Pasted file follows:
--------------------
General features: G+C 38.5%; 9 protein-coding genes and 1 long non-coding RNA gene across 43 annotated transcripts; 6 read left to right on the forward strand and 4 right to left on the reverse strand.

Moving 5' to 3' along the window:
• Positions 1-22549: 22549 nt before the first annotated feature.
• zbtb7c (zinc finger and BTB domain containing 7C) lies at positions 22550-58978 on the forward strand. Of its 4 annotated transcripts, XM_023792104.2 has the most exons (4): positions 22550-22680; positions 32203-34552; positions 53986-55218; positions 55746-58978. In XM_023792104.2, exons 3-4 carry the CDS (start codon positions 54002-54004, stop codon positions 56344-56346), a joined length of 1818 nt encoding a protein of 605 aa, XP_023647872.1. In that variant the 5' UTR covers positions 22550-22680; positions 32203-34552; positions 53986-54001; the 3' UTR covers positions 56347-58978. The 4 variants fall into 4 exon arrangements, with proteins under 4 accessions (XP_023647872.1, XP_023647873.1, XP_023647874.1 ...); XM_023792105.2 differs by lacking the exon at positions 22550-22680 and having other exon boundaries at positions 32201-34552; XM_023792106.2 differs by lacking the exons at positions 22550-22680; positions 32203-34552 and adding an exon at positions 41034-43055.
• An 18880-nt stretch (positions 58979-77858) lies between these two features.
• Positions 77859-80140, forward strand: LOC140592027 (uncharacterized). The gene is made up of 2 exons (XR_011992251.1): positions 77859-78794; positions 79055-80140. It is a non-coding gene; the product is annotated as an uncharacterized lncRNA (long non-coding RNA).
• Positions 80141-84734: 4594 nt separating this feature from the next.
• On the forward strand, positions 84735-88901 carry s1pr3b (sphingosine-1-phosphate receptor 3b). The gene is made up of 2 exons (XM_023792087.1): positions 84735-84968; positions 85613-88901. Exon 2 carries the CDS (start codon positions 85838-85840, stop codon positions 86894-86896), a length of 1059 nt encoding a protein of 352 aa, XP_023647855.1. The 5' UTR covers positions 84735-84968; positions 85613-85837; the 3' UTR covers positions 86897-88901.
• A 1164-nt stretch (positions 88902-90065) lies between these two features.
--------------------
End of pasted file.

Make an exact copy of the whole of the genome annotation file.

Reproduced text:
General features: G+C 38.5%; 9 protein-coding genes and 1 long non-coding RNA gene across 43 annotated transcripts; 6 read left to right on the forward strand and 4 right to left on the reverse strand.

Moving 5' to 3' along the window:
• Positions 1-22549: 22549 nt before the first annotated feature.
• zbtb7c (zinc finger and BTB domain containing 7C) lies at positions 22550-58978 on the forward strand. Of its 4 annotated transcripts, XM_023792104.2 has the most exons (4): positions 22550-22680; positions 32203-34552; positions 53986-55218; positions 55746-58978. In XM_023792104.2, exons 3-4 carry the CDS (start codon positions 54002-54004, stop codon positions 56344-56346), a joined length of 1818 nt encoding a protein of 605 aa, XP_023647872.1. In that variant the 5' UTR covers positions 22550-22680; positions 32203-34552; positions 53986-54001; the 3' UTR covers positions 56347-58978. The 4 variants fall into 4 exon arrangements, with proteins under 4 accessions (XP_023647872.1, XP_023647873.1, XP_023647874.1 ...); XM_023792105.2 differs by lacking the exon at positions 22550-22680 and having other exon boundaries at positions 32201-34552; XM_023792106.2 differs by lacking the exons at positions 22550-22680; positions 32203-34552 and adding an exon at positions 41034-43055.
• An 18880-nt stretch (positions 58979-77858) lies between these two features.
• Positions 77859-80140, forward strand: LOC140592027 (uncharacterized). The gene is made up of 2 exons (XR_011992251.1): positions 77859-78794; positions 79055-80140. It is a non-coding gene; the product is annotated as an uncharacterized lncRNA (long non-coding RNA).
• Positions 80141-84734: 4594 nt separating this feature from the next.
• On the forward strand, positions 84735-88901 carry s1pr3b (sphingosine-1-phosphate receptor 3b). The gene is made up of 2 exons (XM_023792087.1): positions 84735-84968; positions 85613-88901. Exon 2 carries the CDS (start codon positions 85838-85840, stop codon positions 86894-86896), a length of 1059 nt encoding a protein of 352 aa, XP_023647855.1. The 5' UTR covers positions 84735-84968; positions 85613-85837; the 3' UTR covers positions 86897-88901.
• A 1164-nt stretch (positions 88902-90065) lies between these two features.